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- "The example of TGF-β1 hyper-activity in Marfan syndrome demonstrates that inhibition of LTBP binding to the ECM will need to be investigated with care as one possible strategy to prevent TGF-β1 activation in fibrosis. One the ECM side, current strategies aim at generally reducing the crosslink-degree which contributes to both, scar stiffening and binding of LTBP-1; targets are transglutaminases, lysyl oxidases, lysyl oxidase-like enzymes, and lysyl hydroxylases (reviewed in   ). Proteoglycans, in particular heparin/heparan sulfate are other attractive targets in the ECM due to their mediating role between different fibrillar ECM proteins as well as LTBPs   . "
ABSTRACT: Physiological tissue repair aims at restoring the mechano-protective properties of the extracellular matrix. Consequently, redundant regulatory mechanisms are in place ensuring that tissue remodelling terminates once matrix homeostasis is re-established. If these mechanisms fail, stromal cells become continuously activated, accumulate excessive amounts of stiff matrix, and fibrosis develops. In this mini-review, I develop the hypothesis that the mechanical state of the extracellular matrix and the pro-fibrotic transforming growth factor (TGF)-β1 cooperate to regulate the remodelling activities of stromal cells. TGF-β1 is stored in the matrix as part of a large latent complex and can be activated by cell contractile force that is transmitted by integrins. Matrix straining and stiffening lower the threshold for TGF-β1 activation by increasing the mechanical resistance to cell pulling. Different elements of this mechanism can be pharmacologically targeted to interrupt the mechanical positive feedback loop of fibrosis, including specific integrins and matrix protein interactions. Copyright © 2015. Published by Elsevier B.V.Matrix biology: journal of the International Society for Matrix Biology 05/2015; 8. DOI:10.1016/j.matbio.2015.05.006 · 3.65 Impact Factor
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- "Current treatments of tissue fibrosis mostly rely on targeting the inflammatory response; however, these are ultimately ineffective in preventing progression of the disease, underscoring the need for new mechanistic insights and therapeutic approaches (Friedman et al, 2013). Recent studies indicate the involvement of miRNAs in pulmonary fibrosis (Pandit et al, 2011). "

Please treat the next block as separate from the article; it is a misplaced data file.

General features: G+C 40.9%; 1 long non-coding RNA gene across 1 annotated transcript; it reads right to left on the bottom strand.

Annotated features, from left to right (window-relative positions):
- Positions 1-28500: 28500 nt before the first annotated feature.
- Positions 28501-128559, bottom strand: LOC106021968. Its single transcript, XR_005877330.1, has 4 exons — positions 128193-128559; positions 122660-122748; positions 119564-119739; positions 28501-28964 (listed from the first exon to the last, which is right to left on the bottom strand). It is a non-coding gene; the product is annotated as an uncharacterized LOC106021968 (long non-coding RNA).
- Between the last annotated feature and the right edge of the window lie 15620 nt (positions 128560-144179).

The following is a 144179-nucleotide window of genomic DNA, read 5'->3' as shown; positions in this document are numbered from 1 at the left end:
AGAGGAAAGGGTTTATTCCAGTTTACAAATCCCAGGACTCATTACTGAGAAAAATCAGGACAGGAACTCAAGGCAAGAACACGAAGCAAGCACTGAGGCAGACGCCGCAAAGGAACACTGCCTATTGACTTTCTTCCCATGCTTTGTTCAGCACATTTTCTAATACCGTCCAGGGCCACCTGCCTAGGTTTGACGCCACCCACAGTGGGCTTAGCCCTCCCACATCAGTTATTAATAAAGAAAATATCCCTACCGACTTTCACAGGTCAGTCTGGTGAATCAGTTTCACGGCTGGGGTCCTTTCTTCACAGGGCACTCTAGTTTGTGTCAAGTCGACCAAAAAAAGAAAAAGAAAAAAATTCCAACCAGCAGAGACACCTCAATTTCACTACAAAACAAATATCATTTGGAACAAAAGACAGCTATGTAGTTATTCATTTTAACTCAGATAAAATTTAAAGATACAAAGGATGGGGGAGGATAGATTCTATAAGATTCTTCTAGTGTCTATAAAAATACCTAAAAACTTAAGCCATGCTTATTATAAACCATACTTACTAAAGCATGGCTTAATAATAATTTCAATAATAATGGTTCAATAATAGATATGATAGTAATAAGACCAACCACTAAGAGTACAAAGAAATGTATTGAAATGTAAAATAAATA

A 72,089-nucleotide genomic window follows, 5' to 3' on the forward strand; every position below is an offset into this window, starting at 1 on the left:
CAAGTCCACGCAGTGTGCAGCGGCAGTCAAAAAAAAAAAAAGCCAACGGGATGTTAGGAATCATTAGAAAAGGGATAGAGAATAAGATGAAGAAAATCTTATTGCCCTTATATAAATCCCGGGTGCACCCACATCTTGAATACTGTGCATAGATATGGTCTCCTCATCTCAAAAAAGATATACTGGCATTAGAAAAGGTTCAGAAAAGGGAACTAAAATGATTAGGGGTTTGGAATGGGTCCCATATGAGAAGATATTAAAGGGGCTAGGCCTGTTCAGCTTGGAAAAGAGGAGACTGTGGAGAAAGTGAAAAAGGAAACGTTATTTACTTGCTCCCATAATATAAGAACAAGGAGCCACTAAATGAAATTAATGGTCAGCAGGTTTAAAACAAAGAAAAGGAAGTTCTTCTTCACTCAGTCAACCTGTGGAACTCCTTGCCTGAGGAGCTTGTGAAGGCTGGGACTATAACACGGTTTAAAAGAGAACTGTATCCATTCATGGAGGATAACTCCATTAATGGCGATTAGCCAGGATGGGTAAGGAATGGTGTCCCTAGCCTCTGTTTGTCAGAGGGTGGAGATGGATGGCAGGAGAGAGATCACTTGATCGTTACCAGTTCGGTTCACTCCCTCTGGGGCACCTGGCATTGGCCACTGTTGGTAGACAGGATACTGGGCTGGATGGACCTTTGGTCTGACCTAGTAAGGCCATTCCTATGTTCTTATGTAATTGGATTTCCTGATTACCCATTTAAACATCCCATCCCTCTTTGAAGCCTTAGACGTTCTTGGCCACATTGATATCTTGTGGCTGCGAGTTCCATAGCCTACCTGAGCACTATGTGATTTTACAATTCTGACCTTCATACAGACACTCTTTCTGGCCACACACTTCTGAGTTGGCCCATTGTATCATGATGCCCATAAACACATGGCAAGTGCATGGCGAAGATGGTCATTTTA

ABSTRACT: Over the last decade, great enthusiasm has evolved for microRNA (miRNA) therapeutics. Part of the excitement stems from the fact that a miRNA often regulates numerous related mRNAs. As such, modulation of a single miRNA allows for parallel regulation of multiple genes involved in a particular disease. While many studies have shown therapeutic efficacy using miRNA inhibitors, efforts to restore or increase the function of a miRNA have been lagging behind. The miR-29 family has gained a lot of attention for its clear function in tissue fibrosis. This fibroblast-enriched miRNA family is downregulated in fibrotic diseases which induces a coordinate increase of many extracellular matrix genes. Here, we show that intravenous injection of synthetic RNA duplexes can increase miR-29 levels in vivo for several days. Moreover, therapeutic delivery of these miR-29 mimics during bleomycin-induced pulmonary fibrosis restores endogenous miR-29 function whereby decreasing collagen expression and blocking and reversing pulmonary fibrosis. Our data support the feasibility of using miRNA mimics to therapeutically increase miRNAs and indicate miR-29 to be a potent therapeutic miRNA for treating pulmonary fibrosis.EMBO Molecular Medicine 09/2014; 6(10). DOI:10.15252/emmm.201303604 · 8.25 Impact Factor